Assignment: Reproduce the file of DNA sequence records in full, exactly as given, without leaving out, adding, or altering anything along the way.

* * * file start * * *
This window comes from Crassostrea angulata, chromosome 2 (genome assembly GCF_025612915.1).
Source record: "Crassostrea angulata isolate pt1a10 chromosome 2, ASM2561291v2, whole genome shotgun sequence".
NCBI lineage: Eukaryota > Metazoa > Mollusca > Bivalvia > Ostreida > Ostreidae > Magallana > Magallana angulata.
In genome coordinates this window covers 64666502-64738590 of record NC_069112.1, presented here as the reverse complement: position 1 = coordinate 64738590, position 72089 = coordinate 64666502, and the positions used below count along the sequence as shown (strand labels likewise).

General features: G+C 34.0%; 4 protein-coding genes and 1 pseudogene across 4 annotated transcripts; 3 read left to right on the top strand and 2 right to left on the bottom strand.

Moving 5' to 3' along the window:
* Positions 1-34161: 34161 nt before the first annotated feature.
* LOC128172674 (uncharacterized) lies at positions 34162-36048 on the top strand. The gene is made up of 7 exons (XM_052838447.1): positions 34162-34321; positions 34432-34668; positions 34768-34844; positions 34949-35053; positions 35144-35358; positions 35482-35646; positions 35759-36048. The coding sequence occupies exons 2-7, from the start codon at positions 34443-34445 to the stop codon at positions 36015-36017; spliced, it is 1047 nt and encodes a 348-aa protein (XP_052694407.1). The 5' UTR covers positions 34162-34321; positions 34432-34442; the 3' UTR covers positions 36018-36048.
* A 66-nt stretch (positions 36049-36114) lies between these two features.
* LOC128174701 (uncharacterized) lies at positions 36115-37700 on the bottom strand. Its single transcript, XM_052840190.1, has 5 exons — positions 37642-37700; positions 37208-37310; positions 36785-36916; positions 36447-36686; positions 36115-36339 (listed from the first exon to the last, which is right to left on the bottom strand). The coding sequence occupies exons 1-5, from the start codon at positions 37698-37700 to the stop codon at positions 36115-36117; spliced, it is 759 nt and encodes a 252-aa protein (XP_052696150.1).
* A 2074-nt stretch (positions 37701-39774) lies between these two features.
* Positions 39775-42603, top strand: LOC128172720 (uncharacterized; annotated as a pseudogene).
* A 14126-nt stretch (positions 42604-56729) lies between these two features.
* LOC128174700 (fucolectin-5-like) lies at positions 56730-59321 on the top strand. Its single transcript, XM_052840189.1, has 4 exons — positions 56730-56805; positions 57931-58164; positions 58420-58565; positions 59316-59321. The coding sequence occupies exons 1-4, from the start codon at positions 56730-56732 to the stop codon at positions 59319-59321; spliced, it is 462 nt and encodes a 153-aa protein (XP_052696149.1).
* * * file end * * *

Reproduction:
This window comes from Crassostrea angulata, chromosome 2 (genome assembly GCF_025612915.1).
Source record: "Crassostrea angulata isolate pt1a10 chromosome 2, ASM2561291v2, whole genome shotgun sequence".
NCBI lineage: Eukaryota > Metazoa > Mollusca > Bivalvia > Ostreida > Ostreidae > Magallana > Magallana angulata.
In genome coordinates this window covers 64666502-64738590 of record NC_069112.1, presented here as the reverse complement: position 1 = coordinate 64738590, position 72089 = coordinate 64666502, and the positions used below count along the sequence as shown (strand labels likewise).

General features: G+C 34.0%; 4 protein-coding genes and 1 pseudogene across 4 annotated transcripts; 3 read left to right on the top strand and 2 right to left on the bottom strand.

Moving 5' to 3' along the window:
* Positions 1-34161: 34161 nt before the first annotated feature.
* LOC128172674 (uncharacterized) lies at positions 34162-36048 on the top strand. The gene is made up of 7 exons (XM_052838447.1): positions 34162-34321; positions 34432-34668; positions 34768-34844; positions 34949-35053; positions 35144-35358; positions 35482-35646; positions 35759-36048. The coding sequence occupies exons 2-7, from the start codon at positions 34443-34445 to the stop codon at positions 36015-36017; spliced, it is 1047 nt and encodes a 348-aa protein (XP_052694407.1). The 5' UTR covers positions 34162-34321; positions 34432-34442; the 3' UTR covers positions 36018-36048.
* A 66-nt stretch (positions 36049-36114) lies between these two features.
* LOC128174701 (uncharacterized) lies at positions 36115-37700 on the bottom strand. Its single transcript, XM_052840190.1, has 5 exons — positions 37642-37700; positions 37208-37310; positions 36785-36916; positions 36447-36686; positions 36115-36339 (listed from the first exon to the last, which is right to left on the bottom strand). The coding sequence occupies exons 1-5, from the start codon at positions 37698-37700 to the stop codon at positions 36115-36117; spliced, it is 759 nt and encodes a 252-aa protein (XP_052696150.1).
* A 2074-nt stretch (positions 37701-39774) lies between these two features.
* Positions 39775-42603, top strand: LOC128172720 (uncharacterized; annotated as a pseudogene).
* A 14126-nt stretch (positions 42604-56729) lies between these two features.
* LOC128174700 (fucolectin-5-like) lies at positions 56730-59321 on the top strand. Its single transcript, XM_052840189.1, has 4 exons — positions 56730-56805; positions 57931-58164; positions 58420-58565; positions 59316-59321. The coding sequence occupies exons 1-4, from the start codon at positions 56730-56732 to the stop codon at positions 59319-59321; spliced, it is 462 nt and encodes a 153-aa protein (XP_052696149.1).